I could not wait to put this one out.
The concept of the Mozambique Drill is to ensure a threat is stopped even if the initial center mass shots fail to get the job done. If the target continues to advance despite two well-placed shots to the torso, the shooter follows up with a more precisely aimed (and more difficult to accomplish) head shot. An accurate shot to the T-zone (the area between the eyebrows and upper lip, also called the ocular cavity) damages the brain and central nervous system and secures instant incapacitation of the target.
You’ve probably heard the old “Rule of Threes” cliché: the average gunfight involves three rounds fired at three yards in three seconds or less. I want to focus on just the distance part of that for now. Some people said 3 yards or less. Or 3 feet. Or 20 feet or some other arbitrary distance for the typical gunfight.
We will be starting at 2 yards with the Mozambique drill but, we will be doing three to the body and two to the head with 7 seconds to do this. Then we will have you move back to 3 yards and again 5 shots.
Then to top it off we are going to do the Bill drill at 5 yards, then 7 yards, a finish up at 10 yards with 5 rounds at each distance. When it comes to self-defense shooting, the goal is to get multiple rounds on target as fast as possible to eliminate a threat. This drill will get you in the habit of placing multiple pieces of lead on target without assessing your accuracy between each shot. Time is of the essence as well as accuracy.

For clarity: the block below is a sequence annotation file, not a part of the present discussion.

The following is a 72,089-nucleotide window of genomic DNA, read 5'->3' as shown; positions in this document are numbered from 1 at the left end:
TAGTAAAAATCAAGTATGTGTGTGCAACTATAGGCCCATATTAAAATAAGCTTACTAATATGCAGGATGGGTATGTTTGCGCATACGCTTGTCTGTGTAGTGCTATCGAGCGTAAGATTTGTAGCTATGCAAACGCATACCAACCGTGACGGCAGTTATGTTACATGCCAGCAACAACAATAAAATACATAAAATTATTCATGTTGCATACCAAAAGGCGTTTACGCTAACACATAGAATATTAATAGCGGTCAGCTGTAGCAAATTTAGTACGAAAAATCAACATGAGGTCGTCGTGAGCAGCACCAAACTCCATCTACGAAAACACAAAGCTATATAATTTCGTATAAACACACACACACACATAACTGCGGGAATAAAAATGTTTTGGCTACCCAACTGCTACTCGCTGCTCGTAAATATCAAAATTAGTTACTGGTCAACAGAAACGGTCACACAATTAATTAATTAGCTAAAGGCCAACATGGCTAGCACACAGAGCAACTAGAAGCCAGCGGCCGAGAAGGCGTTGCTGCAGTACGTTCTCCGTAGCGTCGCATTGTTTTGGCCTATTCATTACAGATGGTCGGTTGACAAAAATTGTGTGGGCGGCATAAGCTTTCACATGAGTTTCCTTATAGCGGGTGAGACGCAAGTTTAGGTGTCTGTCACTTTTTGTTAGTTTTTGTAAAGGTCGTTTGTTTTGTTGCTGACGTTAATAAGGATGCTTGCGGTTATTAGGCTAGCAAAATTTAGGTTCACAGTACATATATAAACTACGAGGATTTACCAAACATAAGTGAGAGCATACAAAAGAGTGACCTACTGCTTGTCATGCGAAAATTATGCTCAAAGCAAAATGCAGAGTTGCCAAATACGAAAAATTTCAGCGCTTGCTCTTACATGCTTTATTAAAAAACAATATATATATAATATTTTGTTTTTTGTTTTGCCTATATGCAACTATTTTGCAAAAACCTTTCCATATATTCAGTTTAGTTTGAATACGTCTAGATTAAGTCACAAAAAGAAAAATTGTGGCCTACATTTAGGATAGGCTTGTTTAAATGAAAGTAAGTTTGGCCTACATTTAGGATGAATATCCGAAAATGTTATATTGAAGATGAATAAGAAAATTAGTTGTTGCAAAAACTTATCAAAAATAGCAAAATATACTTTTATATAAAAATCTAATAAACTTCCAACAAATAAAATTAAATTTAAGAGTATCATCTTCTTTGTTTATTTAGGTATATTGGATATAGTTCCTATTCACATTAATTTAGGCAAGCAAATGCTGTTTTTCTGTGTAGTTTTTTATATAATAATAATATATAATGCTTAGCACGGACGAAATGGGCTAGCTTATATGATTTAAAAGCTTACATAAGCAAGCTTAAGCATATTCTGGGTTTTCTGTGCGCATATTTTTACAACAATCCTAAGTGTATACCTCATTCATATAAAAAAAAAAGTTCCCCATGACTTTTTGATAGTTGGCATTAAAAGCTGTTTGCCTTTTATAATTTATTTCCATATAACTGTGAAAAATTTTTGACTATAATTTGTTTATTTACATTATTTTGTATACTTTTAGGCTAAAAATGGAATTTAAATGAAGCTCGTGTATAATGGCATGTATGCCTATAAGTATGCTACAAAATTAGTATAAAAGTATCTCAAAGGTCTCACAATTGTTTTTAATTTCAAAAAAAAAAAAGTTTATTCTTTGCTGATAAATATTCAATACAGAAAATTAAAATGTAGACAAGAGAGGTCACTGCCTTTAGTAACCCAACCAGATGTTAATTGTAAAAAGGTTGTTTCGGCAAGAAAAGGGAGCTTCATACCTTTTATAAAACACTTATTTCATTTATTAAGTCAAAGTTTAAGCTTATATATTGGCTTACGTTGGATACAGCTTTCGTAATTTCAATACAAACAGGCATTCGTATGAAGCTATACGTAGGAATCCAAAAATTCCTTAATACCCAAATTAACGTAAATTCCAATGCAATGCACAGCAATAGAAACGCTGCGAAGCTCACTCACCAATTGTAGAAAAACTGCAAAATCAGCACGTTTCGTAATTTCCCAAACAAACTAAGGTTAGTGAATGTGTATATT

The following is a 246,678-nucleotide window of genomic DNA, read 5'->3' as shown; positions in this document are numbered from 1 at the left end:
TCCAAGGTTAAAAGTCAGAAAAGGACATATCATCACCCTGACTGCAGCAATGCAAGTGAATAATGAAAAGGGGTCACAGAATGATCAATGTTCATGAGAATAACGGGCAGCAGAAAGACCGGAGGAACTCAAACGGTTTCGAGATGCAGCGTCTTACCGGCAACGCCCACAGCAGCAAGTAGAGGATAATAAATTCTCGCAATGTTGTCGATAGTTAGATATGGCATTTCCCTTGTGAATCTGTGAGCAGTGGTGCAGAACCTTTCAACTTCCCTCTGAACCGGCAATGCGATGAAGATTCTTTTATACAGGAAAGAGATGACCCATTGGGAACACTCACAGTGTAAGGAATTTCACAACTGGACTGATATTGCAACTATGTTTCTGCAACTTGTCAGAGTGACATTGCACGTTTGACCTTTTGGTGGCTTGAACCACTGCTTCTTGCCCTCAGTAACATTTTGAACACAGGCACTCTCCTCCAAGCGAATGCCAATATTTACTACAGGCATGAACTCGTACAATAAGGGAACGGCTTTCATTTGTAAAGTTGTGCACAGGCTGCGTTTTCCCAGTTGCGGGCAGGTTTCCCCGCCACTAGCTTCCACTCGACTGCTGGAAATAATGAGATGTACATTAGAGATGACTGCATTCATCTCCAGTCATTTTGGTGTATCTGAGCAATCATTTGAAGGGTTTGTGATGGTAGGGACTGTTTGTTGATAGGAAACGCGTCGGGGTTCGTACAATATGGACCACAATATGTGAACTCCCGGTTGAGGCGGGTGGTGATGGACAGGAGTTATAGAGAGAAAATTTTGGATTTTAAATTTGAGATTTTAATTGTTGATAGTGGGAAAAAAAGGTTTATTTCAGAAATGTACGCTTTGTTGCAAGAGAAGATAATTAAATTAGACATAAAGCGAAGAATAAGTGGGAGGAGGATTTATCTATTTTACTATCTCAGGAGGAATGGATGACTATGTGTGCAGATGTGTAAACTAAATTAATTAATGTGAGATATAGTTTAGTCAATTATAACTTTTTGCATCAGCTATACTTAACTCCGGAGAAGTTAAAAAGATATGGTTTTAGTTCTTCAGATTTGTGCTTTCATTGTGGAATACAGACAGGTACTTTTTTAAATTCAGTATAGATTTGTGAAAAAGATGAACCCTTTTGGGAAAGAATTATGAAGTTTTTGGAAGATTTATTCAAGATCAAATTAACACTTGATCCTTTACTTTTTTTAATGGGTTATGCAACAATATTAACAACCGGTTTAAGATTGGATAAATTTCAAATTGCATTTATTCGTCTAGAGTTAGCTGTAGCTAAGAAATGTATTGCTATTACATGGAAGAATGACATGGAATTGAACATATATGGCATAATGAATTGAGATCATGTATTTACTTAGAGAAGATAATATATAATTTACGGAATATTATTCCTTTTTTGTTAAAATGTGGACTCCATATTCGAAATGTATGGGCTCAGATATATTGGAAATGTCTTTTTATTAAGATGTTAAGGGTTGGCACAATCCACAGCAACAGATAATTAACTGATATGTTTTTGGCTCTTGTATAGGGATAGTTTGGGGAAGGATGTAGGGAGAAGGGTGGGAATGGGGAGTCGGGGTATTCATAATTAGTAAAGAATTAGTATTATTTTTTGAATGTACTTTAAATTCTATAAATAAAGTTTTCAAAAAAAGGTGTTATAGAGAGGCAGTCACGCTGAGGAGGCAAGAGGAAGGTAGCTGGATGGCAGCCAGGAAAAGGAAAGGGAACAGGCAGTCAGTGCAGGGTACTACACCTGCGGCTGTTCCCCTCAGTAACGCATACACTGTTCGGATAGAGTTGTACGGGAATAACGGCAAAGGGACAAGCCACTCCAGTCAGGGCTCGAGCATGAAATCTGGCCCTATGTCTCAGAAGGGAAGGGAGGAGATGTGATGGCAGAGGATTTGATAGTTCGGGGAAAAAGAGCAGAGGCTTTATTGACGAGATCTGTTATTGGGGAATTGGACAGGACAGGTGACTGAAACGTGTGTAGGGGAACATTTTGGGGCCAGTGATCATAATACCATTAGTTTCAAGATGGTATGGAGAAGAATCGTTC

Both hands point shooting - 2 yards, 3 rounds - body aimed, 2 rounds head, 7 seconds
Strong hand - 3 yards, 3 rounds body, 2 rounds head 7 seconds.
Weak hand - 3 yards, 3 rounds body, 2 rounds head 7 seconds. Starting from the low ready.
Both hands - 3 yards, 3 rounds body, 2 rounds head 7 seconds.
Strong hand - 5 yards, 3 rounds body, 2 rounds head 7 seconds.
Weak hand - 5 yards, 3 rounds body, 2 rounds head 7 seconds. Starting from the low ready.
Both hands - 5 yards, 3 rounds body, 2 rounds head 7 seconds.
Weak hand - 5 yards, 5 rounds 7 seconds. Starting from the low ready.
Strong hand - 5 yards, 5 rounds 7 seconds.
Both hands - 5 yards, 5 rounds 7 seconds.
7 yards, 5 rounds, 8 seconds
10 yards, 5 rounds, 10 seconds
Then to top this off only A zone shots count!
Any shot touching a line on the A zone count but any others are a miss and do not count.
Each shot is a point with 50 points available.
41 points is a passing score.
- All guns are always loaded.
- Never let the muzzle cover anything you are not willing to destroy.
- Keep your finger off the trigger until your sights are on the target.
- Be sure of your target and what is beyond it.
Be safe, practice and have fun!
Seems simple enough brother @Todd30 and I may have some of these targets.
What is the start position?
2 yards standing concealed.
A little confused what 2 yards mean.
Are all of these strings shot on the timer from concealment?
6 feet = 2 yards
Yes, all strings are shot from concealment.